This is the second book in Ben H. Winter’s Last Policeman trilogy. In the series, an asteroid is headed directly towards Earth which, when it collides with the planet, will destroy all life as we know it. The larger story is about how the impending apocalypse creates the gradual break down of society. The smaller story is about how Police Detective Hank Palace does not allow this to break him. In the first book, he set about solving a murder case that looked like a suicide which no one but him seemed to care about. In this one, he is no longer on the force because the local police department has essentially disbanded but when a woman asks him to find her missing husband, he sets about it in his own meticulous way.
In both books, I have preferred the larger story to the smaller one. Winters digs into what would happen to society if we all knew that doomsday literally approached. The local government apparatus breaks down pretty quickly but the Feds keep things moving relatively smoothly for a time. Various shops and restaurants remain open as best they can, relying on black markets for their goods. In Countdown City, Hank visits a university where the students have created their own society, formed their own government, and spend way too much time arguing about the rules. By the book’s end, things break down even further and it becomes every man for himself.
The mystery part of the story isn’t nearly as interesting, but it keeps the plot moving. Hank is a man driven by a code and a sense of duty even he doesn’t fully understand. The prose is workmanlike without a lot of flair, but I'm loving this world he's created and looking forward to seeing how it all ends.
Martin Scorsese on the Marvel Cinematic Universe
While doing interviews for his new film, The Irishman, Martin Scorsese was asked about his thoughts on the Marvel Cinematic Universe. He said he’d tried to watch a few, but that they just weren’t for him. Then he made the mistake of saying that they weren’t cinema but rather amusement parks. To me, it sounds like a pithy remark made off the cuff. To the Marvel fanboys, it sounded like an indictment. Their fury was swift and furious.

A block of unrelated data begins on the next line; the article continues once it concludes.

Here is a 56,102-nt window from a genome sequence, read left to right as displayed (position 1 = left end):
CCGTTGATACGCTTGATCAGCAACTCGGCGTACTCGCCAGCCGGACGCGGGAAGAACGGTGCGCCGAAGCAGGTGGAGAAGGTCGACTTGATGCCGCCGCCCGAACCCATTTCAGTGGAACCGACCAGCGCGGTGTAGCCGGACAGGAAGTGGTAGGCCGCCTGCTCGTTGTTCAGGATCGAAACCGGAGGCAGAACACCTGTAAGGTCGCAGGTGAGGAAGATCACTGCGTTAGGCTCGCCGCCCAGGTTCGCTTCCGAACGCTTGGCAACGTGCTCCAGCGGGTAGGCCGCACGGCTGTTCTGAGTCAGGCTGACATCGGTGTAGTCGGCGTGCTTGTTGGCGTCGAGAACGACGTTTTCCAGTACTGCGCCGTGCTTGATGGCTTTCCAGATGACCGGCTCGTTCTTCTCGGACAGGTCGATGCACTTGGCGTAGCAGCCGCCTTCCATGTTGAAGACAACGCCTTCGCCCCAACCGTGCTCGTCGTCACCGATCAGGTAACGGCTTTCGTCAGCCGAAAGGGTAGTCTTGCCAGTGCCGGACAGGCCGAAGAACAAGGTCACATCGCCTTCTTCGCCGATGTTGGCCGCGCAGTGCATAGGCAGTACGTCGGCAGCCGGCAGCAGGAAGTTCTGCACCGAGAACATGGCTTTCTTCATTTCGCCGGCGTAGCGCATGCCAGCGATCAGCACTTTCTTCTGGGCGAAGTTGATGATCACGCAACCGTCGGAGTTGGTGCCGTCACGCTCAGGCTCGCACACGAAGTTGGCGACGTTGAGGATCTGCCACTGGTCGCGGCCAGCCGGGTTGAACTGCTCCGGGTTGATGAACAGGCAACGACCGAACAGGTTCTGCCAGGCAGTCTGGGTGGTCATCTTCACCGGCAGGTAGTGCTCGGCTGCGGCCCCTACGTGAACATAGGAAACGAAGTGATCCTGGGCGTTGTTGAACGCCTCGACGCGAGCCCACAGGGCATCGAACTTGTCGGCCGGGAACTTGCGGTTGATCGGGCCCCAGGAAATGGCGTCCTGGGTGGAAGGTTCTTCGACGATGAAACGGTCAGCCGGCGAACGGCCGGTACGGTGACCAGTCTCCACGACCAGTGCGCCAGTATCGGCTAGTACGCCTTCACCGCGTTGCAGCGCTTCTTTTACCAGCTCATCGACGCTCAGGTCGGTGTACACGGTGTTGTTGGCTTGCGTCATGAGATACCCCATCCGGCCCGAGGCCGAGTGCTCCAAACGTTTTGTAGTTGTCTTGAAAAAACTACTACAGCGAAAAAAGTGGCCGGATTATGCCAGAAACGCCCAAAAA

Later, Scorsese qualified those remarks and recently he wrote an op-ed piece in The New York Times. His beef isn't so much with the Marvel films themselves, but how those types of films have made it even more difficult for filmmakers like himself to get screenings in movie theaters. I have no intention of debating whether Marvel films are cinema or not. I’ve grown rather exhausted just reading the debates on Twitter over what Scorsese wrote. But I do think his column is well worth reading. Scorsese is a master filmmaker, and as this article proves he’s a pretty good essayist too.
Shawn Bourdo: Watchmen - "She Was Killed By Space Junk"
HBO doesn't have any qualms about telling some genre bending stories. The network isn't scared to throw out shows that don't make sense for long periods of time too. The network that pulled together Leftovers and Westworld into fan favorites despite convoluted stories with casts that can't all make appearances each week is now airing another show that threatens to take that to another level. Watchmen is really an adaptation of the comic book and not a rehash of the film of the same name.
This week we get a large dose of Jean Smart as Agent Laurie Blake. She earned my love in an equally convoluted comic book TV series Legion. Smart has a wry sense of humor that really fits the tone of this series so far. Her role as Agent Blake / Silk Spectre will do much to bring in fans of the comic book series that have been the few but most vocal critics of this series so far. There's a dry sense of humor and ironic view of the world in the Watchmen Universe. I've enjoyed the way that the producers are building the world around the characters. For those who come at this from a comic book fandom, think more Astro City than Alan Moore.
The show has potential to create a world where episodic stories rule over a singular-season long tale. There's a feeling of pedigree here from shows that I've really enjoyed like Lost, American Gods, and Carnivale. Don't come at this show with preconceived notions from the movie and comic. If you let the show unfold, you're going to really enjoy this. The interactions between Adrian and Mr. Philips are starting to link together themes between the three episodes and I'm really enjoying the ride.